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The Beatles came to an end in 1970 after a few years of tumultuous arguments between the fab four. While John Lennon, Paul McCartney, George Harrison, and Ringo Starr were still good friends, they didn’t get together for any more gigs or recording sessions after the band came to an end. Following their split, each of the former members released some solo albums of their own.
Lennon released almost an album a year from 1970, with his final album arriving in 1975.
The former Beatle’s fifth album, Rock ‘n’ Roll, was a hit, reaching number six in the UK and the US.
Shortly after its release Rock ‘n’ Roll was certified Gold in both countries.
Although the album included such hits as Stand By Me, and Ain’t That a Shame, it didn’t include one of Lennon’s favourite songs.
On October 26, 1973, Lennon recorded Angel Baby for Rock ‘n’ Roll.
Angel Baby was originally recorded and released by Rosie and the Originals in 1960.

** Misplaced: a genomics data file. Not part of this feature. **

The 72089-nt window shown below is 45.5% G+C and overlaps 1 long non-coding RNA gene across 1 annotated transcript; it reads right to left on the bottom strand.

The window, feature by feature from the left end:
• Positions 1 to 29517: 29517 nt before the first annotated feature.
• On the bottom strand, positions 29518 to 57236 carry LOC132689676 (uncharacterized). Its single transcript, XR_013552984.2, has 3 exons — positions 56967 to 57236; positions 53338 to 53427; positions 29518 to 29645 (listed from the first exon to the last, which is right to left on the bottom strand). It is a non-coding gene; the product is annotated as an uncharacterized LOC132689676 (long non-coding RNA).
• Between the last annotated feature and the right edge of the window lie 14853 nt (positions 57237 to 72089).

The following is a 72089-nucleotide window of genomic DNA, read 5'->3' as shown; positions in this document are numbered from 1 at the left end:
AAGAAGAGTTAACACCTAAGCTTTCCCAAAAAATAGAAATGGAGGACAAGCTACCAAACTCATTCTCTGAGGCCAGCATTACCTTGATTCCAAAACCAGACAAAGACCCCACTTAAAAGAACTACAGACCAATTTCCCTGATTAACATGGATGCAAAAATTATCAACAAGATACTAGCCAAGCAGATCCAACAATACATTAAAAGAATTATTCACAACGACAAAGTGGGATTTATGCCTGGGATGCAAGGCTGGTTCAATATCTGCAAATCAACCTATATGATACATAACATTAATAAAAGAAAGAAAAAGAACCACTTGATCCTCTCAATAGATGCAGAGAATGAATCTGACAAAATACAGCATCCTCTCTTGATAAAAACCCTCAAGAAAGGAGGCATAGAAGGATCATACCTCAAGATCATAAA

The doo-wap song debuted in the Billboard Hot 100 and remained on the charts for 13 weeks, destroying its competition.
Unfortunately for fans, Lennon decided to keep the song out of Rock ‘n’ Roll.
It is not known why Lennon left it out, especially as he was so fond of the track.
Speaking about the single years later, Lennon said: “This here is one of my all-time favourite songs.”
The Imagine star added: “Send my love to Rosie, wherever she may be.”
Lennon released some other albums with his wife, Yoko Ono, after Rock ‘n’ Roll, but none included the song.
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Lennon was tragically murdered on December 8, 1980, by Mark David Chapman.
Angel Baby was eventually released on Menlove Ave, Lennon’s 1986 posthumous album.
It was recently revealed that Paul McCartney didn’t like his portrayal in the 2009 film Nowhere Boy.
McCartney was portrayed in the film by Thomas Brodie-Sangster, who was alongside Aaron Taylor-Johnson, who took on the role of Lennon.
In a recent chat with NME, Thomas revealed McCartney wasn’t thrilled about one aspect of the film.
While the pair were brought up in real life in the same city, the film showed them as having vastly different heights.
On the film, Thomas said: “The one comment I did get was that he didn’t like the fact that Aaron Taylor-Johnson, who played John, was taller than me, because he said that wasn’t the case!”
In reality, Lennon was just a little shorter than McCartney, so it’s easy to see why McCartney may have been frustrated.
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